Published February 22, 2023

If you’re planning to take undergraduate courses during Summer Term, you may be weighing the merits of living on campus vs. commuting. It’s a common debate for many students. The good news is that either option can yield a rewarding and memorable learning experience. Residing on campus offers proximity to facilities and classmates, plus the convenience of almost no travel time, while commuting can bring benefits like lower costs and fewer distractions.

To make an informed choice, you’ll want to consider the pros and cons of each living option and familiarize yourself with what’s available on and around your campus of choice. If you’re considering enrolling as an undergraduate student at Johns Hopkins University for Summer Term, for example, be sure to learn more about living and learning on Homewood campus.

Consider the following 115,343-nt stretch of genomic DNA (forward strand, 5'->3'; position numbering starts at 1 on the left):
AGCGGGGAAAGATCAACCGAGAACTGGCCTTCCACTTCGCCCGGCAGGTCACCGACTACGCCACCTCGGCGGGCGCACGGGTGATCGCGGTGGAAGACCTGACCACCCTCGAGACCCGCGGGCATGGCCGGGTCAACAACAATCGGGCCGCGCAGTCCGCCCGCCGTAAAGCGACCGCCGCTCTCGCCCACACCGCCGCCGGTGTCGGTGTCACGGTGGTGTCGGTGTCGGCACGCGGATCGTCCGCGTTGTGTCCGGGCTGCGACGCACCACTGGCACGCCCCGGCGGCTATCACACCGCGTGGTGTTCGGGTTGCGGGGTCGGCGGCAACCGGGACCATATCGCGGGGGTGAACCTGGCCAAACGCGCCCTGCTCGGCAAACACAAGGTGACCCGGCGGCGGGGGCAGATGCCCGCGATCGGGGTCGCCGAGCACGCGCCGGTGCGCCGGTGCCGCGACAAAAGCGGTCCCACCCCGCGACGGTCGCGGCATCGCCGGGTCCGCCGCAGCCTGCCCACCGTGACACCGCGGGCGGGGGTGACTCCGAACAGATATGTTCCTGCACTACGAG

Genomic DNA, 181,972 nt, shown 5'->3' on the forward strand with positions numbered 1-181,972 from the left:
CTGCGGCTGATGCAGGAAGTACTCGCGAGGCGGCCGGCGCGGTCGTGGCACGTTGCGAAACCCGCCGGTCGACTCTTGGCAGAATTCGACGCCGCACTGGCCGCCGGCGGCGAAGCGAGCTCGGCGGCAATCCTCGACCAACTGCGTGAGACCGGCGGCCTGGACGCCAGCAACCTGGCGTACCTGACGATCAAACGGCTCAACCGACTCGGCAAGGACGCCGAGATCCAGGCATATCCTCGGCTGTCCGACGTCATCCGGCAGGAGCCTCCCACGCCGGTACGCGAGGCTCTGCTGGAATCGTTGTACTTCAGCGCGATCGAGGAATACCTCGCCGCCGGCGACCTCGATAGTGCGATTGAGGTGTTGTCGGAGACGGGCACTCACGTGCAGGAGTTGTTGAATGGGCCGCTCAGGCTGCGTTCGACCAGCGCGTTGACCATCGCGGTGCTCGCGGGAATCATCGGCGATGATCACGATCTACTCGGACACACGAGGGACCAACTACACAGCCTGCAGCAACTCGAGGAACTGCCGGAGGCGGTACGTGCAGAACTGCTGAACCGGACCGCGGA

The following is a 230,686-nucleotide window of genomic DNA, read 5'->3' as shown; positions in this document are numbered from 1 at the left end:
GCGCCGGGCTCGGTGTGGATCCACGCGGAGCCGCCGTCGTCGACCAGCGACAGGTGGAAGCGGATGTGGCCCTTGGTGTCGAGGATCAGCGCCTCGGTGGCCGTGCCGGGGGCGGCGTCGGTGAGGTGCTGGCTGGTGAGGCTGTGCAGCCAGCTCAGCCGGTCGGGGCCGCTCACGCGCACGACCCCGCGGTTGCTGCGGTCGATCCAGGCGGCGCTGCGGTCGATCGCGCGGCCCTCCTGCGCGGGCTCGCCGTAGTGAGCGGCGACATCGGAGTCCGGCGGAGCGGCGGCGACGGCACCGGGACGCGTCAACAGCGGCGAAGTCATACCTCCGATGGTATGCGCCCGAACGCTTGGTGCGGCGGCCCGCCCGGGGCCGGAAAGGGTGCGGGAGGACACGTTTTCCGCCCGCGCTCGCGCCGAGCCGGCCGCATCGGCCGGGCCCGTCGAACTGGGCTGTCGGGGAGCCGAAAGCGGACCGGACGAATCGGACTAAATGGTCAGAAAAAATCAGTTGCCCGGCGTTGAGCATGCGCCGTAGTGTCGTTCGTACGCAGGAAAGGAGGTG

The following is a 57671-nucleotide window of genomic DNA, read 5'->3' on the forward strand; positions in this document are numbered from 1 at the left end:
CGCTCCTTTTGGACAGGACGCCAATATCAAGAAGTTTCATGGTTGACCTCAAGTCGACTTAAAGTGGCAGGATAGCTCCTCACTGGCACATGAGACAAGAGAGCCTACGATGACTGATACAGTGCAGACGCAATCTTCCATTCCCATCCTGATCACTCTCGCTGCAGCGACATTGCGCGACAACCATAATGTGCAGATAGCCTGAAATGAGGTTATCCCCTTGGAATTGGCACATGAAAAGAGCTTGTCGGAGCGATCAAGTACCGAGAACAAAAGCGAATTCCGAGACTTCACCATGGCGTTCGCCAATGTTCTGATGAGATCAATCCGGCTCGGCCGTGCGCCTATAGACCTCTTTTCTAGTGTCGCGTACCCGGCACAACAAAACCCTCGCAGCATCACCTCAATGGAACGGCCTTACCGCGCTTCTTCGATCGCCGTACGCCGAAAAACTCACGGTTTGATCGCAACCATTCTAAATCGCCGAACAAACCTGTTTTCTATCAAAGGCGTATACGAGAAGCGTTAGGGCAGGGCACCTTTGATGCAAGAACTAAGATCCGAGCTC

Read on for a look at the pros and cons of living on campus vs. commuting.

Pros of Living on Campus

Many students who choose to live on campus do so because they enjoy the lifestyle and convenience of being close to all the action. Some of the benefits include:

No Commute Time

Being on campus means you won’t have to spend time commuting or worry about parking, fuel costs, public transportation schedules, or traffic. Without the need to get to and from campus, you may be able to sleep in a little longer and linger later at the end of the day.

More Opportunities for Socialization

As a residential student you will likely have more opportunities to spend time with other students, chat with friends, and grab a bite to eat with classmates. Consider your lifestyle: If you’re a night owl who envisions late-night study sessions with your classmates, you might find you can do it more comfortably if you don’t have a long walk to your car or a 30-minute commute home afterward.